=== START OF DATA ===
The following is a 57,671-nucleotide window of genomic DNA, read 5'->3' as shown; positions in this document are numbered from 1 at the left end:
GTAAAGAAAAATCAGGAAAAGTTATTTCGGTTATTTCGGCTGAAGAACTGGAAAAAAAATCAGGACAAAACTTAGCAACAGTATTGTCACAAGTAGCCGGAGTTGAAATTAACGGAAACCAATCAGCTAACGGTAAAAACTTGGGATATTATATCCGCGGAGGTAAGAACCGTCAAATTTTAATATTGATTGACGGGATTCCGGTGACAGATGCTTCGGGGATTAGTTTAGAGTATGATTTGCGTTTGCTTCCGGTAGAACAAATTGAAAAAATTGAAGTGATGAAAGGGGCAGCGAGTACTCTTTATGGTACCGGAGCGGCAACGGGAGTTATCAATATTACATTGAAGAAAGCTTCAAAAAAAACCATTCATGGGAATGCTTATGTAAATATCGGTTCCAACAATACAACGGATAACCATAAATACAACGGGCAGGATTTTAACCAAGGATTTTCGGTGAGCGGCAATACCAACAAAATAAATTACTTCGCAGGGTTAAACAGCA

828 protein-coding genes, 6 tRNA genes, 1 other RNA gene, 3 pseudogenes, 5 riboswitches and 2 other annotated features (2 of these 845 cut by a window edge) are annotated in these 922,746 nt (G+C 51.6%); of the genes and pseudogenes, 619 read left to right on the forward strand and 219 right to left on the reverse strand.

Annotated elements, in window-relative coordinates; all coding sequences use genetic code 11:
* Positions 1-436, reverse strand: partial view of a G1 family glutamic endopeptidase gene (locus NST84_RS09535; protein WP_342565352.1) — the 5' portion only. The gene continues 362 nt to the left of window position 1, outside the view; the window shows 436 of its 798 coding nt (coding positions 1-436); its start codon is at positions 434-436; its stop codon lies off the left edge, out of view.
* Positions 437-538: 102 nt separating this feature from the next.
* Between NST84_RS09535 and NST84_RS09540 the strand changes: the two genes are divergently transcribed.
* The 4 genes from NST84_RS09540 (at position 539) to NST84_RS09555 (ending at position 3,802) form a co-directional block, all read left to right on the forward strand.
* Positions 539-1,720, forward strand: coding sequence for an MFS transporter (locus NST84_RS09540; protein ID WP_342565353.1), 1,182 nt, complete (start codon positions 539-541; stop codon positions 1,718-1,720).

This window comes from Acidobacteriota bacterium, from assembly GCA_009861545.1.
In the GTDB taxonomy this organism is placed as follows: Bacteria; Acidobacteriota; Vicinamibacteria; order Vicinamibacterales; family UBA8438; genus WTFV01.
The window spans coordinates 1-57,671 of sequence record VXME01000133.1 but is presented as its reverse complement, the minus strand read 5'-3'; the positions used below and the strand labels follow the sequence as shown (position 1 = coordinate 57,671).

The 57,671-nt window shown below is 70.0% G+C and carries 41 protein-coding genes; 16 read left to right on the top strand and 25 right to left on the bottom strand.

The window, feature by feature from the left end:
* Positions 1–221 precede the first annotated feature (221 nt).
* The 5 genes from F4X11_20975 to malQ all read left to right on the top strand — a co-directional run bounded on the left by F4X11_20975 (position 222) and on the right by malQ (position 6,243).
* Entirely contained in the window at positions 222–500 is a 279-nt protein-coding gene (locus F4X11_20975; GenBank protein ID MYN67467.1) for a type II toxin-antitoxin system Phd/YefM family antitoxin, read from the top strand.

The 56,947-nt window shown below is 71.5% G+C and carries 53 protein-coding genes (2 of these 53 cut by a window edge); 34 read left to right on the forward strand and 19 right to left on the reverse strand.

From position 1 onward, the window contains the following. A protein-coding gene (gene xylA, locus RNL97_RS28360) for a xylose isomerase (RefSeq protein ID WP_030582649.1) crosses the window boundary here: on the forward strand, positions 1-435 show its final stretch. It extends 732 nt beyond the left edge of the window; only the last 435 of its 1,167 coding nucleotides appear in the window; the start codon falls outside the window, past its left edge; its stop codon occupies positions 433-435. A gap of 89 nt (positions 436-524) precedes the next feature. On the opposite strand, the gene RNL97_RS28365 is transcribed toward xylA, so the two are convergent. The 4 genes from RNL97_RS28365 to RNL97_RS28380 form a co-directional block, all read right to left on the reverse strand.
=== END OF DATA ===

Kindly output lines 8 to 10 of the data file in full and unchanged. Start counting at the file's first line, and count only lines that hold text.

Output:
* The 4 genes from NST84_RS09540 (at position 539) to NST84_RS09555 (ending at position 3,802) form a co-directional block, all read left to right on the forward strand.
* Positions 539-1,720, forward strand: coding sequence for an MFS transporter (locus NST84_RS09540; protein ID WP_342565353.1), 1,182 nt, complete (start codon positions 539-541; stop codon positions 1,718-1,720).

This window comes from Acidobacteriota bacterium, from assembly GCA_009861545.1.